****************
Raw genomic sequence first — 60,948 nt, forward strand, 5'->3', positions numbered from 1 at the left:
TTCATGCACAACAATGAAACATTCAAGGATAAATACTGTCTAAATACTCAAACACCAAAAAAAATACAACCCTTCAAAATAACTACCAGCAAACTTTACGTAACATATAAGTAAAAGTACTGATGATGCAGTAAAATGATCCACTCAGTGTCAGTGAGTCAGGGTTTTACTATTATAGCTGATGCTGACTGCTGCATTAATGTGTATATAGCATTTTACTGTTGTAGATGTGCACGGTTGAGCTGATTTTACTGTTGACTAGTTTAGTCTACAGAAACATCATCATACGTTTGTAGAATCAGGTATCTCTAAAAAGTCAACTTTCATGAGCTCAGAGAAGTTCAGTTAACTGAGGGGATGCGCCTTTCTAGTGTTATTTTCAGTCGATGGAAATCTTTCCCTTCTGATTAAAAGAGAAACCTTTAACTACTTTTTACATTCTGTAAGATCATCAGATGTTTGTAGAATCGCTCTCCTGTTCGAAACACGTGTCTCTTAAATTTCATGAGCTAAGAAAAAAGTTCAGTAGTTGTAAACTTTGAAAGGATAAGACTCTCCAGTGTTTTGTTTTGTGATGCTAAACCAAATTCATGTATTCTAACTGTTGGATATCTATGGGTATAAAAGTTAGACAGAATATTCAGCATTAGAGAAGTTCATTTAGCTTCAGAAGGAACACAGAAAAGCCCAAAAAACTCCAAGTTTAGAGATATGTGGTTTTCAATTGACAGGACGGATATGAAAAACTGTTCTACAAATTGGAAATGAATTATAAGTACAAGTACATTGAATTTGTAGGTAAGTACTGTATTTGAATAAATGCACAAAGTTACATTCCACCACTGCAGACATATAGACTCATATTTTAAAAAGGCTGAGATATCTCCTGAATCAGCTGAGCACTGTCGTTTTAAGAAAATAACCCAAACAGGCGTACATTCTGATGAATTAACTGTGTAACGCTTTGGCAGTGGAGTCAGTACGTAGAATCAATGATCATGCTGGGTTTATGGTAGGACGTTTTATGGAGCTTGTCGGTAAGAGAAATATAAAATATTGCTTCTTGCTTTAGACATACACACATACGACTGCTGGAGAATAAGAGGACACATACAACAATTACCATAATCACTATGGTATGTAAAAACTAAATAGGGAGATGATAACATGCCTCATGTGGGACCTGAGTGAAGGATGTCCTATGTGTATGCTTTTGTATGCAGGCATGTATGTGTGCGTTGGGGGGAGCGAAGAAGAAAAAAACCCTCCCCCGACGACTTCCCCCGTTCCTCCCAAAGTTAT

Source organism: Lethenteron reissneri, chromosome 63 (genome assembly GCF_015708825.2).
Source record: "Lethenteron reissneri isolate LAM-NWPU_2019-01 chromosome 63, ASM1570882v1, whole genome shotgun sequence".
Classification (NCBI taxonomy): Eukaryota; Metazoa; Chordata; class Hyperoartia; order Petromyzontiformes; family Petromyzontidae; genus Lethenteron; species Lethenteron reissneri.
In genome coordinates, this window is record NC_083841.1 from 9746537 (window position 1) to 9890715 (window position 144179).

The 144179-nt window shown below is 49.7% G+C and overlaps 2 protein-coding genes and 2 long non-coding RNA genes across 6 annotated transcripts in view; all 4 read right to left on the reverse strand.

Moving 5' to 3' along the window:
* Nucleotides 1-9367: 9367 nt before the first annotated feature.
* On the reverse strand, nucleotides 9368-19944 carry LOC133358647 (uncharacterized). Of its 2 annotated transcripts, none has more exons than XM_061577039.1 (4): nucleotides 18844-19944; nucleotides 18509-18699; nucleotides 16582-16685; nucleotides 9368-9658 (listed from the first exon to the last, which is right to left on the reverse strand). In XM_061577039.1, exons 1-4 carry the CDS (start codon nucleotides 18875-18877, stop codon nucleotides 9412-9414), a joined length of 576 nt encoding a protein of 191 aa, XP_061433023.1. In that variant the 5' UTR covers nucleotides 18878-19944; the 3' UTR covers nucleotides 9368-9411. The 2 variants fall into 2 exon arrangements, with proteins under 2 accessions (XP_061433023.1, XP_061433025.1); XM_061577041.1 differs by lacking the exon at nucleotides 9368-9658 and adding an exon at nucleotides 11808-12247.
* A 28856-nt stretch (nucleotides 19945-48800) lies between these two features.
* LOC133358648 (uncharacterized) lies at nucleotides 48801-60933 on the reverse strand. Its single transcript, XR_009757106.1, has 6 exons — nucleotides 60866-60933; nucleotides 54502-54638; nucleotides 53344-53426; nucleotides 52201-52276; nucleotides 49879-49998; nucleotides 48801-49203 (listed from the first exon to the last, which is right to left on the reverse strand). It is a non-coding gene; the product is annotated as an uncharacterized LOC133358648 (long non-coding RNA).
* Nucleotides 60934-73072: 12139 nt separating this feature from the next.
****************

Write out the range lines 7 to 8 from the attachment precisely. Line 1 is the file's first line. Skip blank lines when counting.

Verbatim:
The 144179-nt window shown below is 49.7% G+C and overlaps 2 protein-coding genes and 2 long non-coding RNA genes across 6 annotated transcripts in view; all 4 read right to left on the reverse strand.

Moving 5' to 3' along the window: